- Temperature fluctuations in engines with frequently changing loads, such as city buses or earthmoving machines.
- Pistons with an incorrect specification, e.g. no oil cooling gallery despite the fact that a piston with oil gallery must be used.
- Pistons made by third-party manufacturers without fibre reinforcement of the edge of the bowl.
- Pistons with an unsuitable bowl shape for the engine (refer to the chapter entitled “Piston head seizure due to the use of incorrect pistons”).
- Ring land fracture on one side of the piston between the first and second compression ring (Fig. 1).
- Fracture, starting at the groove base at the top and running at a diagonal angle into the piston material, emerging at the groove base underneath (Fig. 2).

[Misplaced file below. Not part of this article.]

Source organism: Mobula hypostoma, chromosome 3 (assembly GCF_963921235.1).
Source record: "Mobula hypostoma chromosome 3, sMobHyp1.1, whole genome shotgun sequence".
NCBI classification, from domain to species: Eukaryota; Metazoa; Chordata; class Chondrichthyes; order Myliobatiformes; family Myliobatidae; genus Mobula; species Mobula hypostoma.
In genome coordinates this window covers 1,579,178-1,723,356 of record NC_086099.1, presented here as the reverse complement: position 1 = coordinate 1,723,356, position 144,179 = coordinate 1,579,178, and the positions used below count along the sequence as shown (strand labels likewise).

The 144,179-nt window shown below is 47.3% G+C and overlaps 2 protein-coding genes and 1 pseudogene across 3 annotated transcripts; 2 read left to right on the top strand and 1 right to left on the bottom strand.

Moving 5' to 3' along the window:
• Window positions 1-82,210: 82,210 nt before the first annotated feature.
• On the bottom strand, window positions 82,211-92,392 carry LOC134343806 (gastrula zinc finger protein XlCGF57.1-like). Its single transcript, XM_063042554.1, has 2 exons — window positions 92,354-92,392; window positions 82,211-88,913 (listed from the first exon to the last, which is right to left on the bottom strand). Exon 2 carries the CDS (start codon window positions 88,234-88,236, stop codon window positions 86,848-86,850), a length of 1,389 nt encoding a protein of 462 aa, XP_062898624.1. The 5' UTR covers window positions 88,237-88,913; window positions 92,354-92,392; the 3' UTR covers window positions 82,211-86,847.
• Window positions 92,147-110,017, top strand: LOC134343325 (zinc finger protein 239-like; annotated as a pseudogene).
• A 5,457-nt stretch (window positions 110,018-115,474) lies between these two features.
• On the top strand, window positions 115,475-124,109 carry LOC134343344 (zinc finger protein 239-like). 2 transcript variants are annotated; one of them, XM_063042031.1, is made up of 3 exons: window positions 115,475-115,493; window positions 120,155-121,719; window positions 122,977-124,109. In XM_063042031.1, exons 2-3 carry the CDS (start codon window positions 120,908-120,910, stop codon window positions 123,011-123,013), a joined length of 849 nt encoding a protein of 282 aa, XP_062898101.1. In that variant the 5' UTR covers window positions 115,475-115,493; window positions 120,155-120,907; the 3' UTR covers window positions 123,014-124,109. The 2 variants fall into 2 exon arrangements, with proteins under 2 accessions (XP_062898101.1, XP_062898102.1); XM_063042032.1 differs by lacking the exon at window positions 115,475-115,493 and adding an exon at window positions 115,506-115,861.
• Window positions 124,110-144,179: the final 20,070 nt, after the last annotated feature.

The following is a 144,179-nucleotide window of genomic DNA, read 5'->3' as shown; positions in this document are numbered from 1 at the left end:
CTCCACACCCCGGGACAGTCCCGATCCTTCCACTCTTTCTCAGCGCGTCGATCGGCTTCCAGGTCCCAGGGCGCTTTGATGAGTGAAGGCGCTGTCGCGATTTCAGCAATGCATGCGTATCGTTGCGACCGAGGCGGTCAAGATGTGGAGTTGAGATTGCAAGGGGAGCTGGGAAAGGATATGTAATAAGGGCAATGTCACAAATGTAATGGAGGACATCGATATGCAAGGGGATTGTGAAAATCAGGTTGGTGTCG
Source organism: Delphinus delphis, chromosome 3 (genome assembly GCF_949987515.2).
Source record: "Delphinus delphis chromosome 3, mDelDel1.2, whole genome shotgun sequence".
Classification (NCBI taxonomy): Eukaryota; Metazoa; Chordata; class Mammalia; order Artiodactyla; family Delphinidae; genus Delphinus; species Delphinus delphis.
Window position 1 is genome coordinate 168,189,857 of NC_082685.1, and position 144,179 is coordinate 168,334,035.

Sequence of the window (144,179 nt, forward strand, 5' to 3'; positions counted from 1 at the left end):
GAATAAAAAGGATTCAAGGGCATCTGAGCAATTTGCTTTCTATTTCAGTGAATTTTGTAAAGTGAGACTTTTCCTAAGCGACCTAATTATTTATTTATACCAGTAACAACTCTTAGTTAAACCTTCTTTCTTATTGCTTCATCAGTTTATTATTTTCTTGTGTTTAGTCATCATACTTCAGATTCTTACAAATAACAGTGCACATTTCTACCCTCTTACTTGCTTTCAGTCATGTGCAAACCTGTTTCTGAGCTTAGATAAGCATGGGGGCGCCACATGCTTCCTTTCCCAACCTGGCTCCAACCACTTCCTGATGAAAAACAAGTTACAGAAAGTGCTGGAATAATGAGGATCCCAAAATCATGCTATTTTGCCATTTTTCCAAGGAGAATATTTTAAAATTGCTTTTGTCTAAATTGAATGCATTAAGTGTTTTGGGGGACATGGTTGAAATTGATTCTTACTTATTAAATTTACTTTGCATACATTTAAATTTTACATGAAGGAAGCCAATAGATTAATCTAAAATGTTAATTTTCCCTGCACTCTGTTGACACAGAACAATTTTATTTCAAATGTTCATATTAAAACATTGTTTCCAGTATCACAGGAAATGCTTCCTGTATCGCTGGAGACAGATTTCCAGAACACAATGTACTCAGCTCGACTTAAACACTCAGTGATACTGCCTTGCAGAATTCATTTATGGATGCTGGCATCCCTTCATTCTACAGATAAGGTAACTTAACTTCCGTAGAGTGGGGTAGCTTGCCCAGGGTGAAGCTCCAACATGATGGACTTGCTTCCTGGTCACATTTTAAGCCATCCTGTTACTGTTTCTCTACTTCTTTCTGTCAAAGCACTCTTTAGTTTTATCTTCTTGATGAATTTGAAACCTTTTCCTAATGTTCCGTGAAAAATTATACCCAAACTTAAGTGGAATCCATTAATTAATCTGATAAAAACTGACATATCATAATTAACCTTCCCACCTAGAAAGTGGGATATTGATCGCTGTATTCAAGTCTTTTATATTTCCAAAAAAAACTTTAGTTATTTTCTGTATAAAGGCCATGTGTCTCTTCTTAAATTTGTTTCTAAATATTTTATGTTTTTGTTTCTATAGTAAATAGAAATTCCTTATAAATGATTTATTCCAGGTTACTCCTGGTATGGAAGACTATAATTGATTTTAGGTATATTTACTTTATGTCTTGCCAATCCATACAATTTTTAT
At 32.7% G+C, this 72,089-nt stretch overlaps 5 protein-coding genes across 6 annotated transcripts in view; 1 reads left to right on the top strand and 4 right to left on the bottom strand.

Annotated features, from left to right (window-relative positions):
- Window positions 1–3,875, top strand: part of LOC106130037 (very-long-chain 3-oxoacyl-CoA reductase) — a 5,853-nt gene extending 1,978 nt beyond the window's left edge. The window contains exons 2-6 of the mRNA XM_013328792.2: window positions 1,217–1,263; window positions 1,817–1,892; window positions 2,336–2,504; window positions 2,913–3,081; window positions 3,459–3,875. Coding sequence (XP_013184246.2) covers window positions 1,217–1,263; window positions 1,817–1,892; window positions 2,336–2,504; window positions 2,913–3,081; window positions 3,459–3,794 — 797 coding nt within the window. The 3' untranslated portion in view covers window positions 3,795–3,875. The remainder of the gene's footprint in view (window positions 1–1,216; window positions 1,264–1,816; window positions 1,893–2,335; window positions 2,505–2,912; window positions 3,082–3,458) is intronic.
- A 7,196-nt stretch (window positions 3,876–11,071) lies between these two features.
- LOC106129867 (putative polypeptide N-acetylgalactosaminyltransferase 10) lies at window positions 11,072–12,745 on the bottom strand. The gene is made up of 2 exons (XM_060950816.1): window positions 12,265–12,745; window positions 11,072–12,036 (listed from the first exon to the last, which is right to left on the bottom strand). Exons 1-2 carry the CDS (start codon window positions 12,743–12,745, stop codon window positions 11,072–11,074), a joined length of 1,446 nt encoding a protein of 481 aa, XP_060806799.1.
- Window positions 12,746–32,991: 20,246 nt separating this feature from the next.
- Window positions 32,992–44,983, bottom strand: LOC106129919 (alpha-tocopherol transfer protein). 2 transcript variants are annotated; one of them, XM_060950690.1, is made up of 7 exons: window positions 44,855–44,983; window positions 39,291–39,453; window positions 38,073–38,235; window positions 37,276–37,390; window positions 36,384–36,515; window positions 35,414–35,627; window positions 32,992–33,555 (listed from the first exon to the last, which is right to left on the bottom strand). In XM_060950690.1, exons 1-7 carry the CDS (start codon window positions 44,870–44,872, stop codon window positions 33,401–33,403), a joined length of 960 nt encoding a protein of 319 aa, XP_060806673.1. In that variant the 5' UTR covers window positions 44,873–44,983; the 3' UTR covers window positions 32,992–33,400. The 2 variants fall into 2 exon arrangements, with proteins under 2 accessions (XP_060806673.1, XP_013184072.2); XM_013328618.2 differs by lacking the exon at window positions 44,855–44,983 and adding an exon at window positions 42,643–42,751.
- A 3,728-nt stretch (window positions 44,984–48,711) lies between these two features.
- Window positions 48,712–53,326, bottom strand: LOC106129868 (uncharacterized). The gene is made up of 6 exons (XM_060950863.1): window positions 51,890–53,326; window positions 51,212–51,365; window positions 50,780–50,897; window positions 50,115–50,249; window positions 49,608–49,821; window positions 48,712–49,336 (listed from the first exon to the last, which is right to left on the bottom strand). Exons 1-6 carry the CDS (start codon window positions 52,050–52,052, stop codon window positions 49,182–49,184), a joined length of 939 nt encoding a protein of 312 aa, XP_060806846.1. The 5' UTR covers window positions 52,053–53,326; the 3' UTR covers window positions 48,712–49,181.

- Fracture is extended downwards.
- No piston seizure marks or signs of overheating.
Land fractures are not caused by material faults, but by material overload. A distinction can be made between 3 different causes:
1. Knocking combustion:
The octane rating of the fuel was not capable of covering the engine’s needs under all operating and load conditions (refer to the chapter entitled “General information about piston damage due to abnormal combustion in petrol engines”). Ring land fractures caused by knocking combustion usually occur on the pressure side. On a diesel engine, knocking combustion is caused by an ignition delay.
2. Hydraulic locks: